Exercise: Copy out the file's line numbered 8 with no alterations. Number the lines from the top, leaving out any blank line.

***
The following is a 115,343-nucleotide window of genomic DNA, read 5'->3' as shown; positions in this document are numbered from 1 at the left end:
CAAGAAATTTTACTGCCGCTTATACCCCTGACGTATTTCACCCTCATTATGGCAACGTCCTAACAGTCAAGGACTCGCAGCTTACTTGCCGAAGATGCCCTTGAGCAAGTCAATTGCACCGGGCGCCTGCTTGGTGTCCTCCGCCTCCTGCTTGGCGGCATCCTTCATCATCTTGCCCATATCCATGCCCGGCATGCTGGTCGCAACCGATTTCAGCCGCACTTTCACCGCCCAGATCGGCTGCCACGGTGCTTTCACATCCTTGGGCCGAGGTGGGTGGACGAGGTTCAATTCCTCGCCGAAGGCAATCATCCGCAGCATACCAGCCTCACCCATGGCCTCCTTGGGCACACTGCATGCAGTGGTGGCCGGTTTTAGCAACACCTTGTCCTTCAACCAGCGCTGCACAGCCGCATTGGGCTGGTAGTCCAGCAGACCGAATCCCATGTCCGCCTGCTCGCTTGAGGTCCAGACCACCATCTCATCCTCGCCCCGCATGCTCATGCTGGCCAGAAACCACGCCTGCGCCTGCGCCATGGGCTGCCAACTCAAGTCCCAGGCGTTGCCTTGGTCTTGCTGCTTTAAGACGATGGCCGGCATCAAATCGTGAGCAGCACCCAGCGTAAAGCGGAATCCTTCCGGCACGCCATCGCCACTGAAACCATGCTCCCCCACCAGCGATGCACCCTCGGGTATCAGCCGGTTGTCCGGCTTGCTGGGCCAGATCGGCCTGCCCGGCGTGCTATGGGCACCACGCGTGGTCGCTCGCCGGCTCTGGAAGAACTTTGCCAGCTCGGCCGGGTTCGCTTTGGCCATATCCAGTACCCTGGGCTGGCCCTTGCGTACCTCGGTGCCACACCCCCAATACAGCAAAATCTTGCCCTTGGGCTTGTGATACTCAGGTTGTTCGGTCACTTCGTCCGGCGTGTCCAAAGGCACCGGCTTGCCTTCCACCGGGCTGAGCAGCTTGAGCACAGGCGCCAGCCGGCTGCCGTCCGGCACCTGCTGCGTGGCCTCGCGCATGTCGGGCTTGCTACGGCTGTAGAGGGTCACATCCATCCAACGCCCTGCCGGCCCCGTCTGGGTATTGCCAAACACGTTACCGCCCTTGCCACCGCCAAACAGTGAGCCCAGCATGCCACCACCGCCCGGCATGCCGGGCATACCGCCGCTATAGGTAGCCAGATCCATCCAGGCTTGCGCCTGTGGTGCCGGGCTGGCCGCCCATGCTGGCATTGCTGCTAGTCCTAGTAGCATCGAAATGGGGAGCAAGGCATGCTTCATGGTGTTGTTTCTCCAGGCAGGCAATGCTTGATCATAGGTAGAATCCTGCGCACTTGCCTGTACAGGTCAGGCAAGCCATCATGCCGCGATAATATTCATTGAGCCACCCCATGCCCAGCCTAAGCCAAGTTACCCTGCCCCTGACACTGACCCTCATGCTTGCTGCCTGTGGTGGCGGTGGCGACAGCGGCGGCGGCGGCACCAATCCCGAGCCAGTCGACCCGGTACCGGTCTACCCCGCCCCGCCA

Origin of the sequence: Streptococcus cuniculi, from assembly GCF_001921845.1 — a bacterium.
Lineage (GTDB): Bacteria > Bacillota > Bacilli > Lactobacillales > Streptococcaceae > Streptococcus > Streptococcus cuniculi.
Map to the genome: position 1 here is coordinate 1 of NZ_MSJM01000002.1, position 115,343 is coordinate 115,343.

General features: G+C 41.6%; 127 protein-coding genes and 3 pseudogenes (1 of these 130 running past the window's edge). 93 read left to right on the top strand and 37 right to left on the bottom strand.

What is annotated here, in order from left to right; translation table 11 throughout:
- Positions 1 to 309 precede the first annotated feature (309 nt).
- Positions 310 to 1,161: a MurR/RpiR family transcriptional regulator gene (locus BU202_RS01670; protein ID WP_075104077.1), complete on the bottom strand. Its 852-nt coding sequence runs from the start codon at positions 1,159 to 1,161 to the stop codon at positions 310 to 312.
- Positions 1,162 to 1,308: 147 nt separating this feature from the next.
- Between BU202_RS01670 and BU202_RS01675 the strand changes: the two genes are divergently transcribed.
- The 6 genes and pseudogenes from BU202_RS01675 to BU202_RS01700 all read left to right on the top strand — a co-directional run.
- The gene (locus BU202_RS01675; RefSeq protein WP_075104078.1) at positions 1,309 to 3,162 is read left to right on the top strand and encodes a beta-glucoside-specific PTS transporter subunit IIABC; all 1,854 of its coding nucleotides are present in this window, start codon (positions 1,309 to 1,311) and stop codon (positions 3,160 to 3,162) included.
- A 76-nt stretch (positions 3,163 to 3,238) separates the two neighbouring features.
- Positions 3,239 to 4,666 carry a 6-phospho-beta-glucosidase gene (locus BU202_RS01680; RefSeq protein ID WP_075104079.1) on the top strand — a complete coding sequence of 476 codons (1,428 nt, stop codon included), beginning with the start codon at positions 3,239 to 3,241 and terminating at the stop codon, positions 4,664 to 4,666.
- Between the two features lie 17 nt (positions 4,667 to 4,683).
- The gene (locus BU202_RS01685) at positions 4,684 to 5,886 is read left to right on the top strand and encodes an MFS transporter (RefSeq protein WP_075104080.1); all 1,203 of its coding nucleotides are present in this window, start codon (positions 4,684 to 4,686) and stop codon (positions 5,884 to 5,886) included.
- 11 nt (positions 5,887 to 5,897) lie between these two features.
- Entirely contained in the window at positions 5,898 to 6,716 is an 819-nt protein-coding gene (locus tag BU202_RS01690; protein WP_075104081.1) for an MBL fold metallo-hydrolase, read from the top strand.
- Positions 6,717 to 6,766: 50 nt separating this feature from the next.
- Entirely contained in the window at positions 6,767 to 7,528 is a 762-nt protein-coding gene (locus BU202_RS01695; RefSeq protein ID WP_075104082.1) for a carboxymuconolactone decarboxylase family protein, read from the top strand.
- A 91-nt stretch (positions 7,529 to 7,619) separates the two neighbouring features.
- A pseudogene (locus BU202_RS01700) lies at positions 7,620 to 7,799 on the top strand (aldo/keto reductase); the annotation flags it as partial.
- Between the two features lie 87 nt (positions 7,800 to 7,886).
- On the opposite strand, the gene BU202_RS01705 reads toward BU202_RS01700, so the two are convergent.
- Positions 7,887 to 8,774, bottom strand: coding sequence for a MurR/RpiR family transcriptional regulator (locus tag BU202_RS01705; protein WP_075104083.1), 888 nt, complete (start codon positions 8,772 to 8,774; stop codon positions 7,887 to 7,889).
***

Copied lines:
- Positions 1 to 309 precede the first annotated feature (309 nt).